Tschiffely’s Ride

“Being the account of 10,000 miles in the saddle through the Americas from Argentina to Washington”: read with great excitement and no little puzzlement as a small boy in a dusty 30s edition, then completely forgotten, now reissued (free reg).

I guess that that sensation of great cathedrals being built in one’s mind is now achieved with digital gaming, and none the worse for it, but it’s curious to go out into the physical countryside and find on the one hand industrial farming, on the other abandoned wilderness where be sacred bears and wolves, and not a young person in sight, except at symbolic locations where flags can be raised or cliffs be climbed, even by the grossly obese.

The noose hung for thieves at Las Bayas, Elche suggests however that we are not all dead yet. From the Menéame reference:

En una pedanía de Elche apareció una soga colgada en el pino de la plaza central tras producirse varios asaltos a viviendas en los últimos días. En 1984, en esta misma pedanía intentaron colgar a un ladrón pero la Policía lo impidió. Y en 1938 una multitud mató a dos gitanos tras violar a la mujer de un agricultor de la zona. En Elche hay un dicho que advierte “En Las Bayas te veas”.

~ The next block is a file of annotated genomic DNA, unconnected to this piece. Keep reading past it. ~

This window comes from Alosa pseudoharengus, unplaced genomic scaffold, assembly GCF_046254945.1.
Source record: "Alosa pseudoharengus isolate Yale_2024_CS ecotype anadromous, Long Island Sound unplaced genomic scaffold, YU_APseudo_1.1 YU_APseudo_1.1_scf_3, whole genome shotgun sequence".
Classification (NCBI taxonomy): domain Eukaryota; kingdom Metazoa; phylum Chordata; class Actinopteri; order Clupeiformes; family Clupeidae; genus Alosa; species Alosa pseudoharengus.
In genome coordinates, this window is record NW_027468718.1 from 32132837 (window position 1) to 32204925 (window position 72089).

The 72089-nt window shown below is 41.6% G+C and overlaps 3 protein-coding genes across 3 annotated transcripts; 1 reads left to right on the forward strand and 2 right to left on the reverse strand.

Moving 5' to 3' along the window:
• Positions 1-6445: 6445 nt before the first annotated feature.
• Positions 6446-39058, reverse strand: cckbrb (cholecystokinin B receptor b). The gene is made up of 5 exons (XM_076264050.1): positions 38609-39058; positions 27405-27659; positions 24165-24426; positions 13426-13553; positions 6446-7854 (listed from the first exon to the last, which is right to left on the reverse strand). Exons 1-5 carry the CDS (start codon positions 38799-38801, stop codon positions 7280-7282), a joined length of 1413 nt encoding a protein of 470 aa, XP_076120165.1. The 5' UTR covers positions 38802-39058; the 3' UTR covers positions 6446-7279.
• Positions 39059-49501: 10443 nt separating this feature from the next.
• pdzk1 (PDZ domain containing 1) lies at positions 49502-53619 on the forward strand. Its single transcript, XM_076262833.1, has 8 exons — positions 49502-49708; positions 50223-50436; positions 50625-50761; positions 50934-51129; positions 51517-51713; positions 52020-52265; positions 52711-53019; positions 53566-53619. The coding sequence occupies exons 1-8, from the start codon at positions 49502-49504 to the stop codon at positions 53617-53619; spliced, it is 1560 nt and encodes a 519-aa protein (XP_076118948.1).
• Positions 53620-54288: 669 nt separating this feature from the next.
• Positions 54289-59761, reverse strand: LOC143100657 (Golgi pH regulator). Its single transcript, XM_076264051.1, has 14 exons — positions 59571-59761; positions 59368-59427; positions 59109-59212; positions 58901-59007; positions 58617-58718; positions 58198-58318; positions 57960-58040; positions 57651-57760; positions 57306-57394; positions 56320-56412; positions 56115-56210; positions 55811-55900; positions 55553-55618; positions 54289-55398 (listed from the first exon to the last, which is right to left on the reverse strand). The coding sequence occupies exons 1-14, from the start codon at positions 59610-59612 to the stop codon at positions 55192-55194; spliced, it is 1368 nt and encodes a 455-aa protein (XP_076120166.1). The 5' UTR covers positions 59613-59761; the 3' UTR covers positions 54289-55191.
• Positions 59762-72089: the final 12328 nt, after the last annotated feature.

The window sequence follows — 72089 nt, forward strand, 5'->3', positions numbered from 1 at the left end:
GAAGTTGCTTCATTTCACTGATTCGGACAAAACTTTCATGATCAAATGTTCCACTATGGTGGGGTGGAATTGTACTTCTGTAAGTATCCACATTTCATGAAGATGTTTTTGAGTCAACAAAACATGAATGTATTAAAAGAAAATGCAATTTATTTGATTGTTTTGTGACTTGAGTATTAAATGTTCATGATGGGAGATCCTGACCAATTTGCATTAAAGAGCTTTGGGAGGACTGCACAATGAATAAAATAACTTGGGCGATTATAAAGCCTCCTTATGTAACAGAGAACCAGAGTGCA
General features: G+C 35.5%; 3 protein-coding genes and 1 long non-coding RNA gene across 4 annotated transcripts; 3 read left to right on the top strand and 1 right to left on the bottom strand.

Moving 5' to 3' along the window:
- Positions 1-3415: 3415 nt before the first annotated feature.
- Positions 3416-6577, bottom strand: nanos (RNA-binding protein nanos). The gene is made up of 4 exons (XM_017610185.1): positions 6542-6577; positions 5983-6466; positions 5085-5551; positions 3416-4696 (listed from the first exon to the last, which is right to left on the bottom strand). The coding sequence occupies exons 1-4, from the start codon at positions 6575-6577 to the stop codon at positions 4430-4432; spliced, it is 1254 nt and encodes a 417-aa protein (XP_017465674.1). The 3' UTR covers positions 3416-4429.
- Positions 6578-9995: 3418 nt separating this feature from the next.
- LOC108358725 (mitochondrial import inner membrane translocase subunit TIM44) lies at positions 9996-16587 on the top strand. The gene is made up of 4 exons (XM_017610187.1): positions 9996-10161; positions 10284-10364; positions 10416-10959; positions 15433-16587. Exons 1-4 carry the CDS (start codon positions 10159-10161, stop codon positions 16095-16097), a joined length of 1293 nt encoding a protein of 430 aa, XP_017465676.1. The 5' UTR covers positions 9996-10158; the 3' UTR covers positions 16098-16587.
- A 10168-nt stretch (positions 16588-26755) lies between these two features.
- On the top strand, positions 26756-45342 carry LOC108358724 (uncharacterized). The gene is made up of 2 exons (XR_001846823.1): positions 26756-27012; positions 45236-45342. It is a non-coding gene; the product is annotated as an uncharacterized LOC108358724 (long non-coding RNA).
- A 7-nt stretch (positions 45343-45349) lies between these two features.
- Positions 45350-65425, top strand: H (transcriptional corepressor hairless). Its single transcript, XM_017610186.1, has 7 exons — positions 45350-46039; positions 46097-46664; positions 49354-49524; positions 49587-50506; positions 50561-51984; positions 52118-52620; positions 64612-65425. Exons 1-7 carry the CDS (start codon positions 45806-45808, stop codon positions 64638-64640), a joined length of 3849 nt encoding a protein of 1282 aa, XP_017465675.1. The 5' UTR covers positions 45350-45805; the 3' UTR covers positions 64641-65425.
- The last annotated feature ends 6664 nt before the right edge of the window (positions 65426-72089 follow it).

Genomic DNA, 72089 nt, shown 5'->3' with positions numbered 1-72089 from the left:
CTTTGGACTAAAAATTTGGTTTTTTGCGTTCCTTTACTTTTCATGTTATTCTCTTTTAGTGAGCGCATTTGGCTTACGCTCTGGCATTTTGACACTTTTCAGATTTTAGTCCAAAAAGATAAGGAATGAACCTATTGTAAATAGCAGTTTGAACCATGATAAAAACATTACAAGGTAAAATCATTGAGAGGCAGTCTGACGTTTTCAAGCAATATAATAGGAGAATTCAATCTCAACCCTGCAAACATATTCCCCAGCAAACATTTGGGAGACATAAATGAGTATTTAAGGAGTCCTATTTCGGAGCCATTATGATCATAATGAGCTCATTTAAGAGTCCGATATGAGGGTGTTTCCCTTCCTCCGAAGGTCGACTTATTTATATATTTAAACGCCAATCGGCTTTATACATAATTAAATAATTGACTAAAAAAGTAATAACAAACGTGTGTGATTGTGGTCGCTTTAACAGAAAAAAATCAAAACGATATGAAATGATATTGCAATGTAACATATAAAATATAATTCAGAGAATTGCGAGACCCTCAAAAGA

Which reminds me of the don’t Venture Inn in Knowle West, Bristol. Apparently KW is now gentrified, with Theodore Dalrymple’s Lionel Asbo clients being driven to haunts ever more remote.

It’s only me from over the sea, it’s Barnacle Bill the sailor.

Similar posts


Your email address will not be published. Required fields are marked *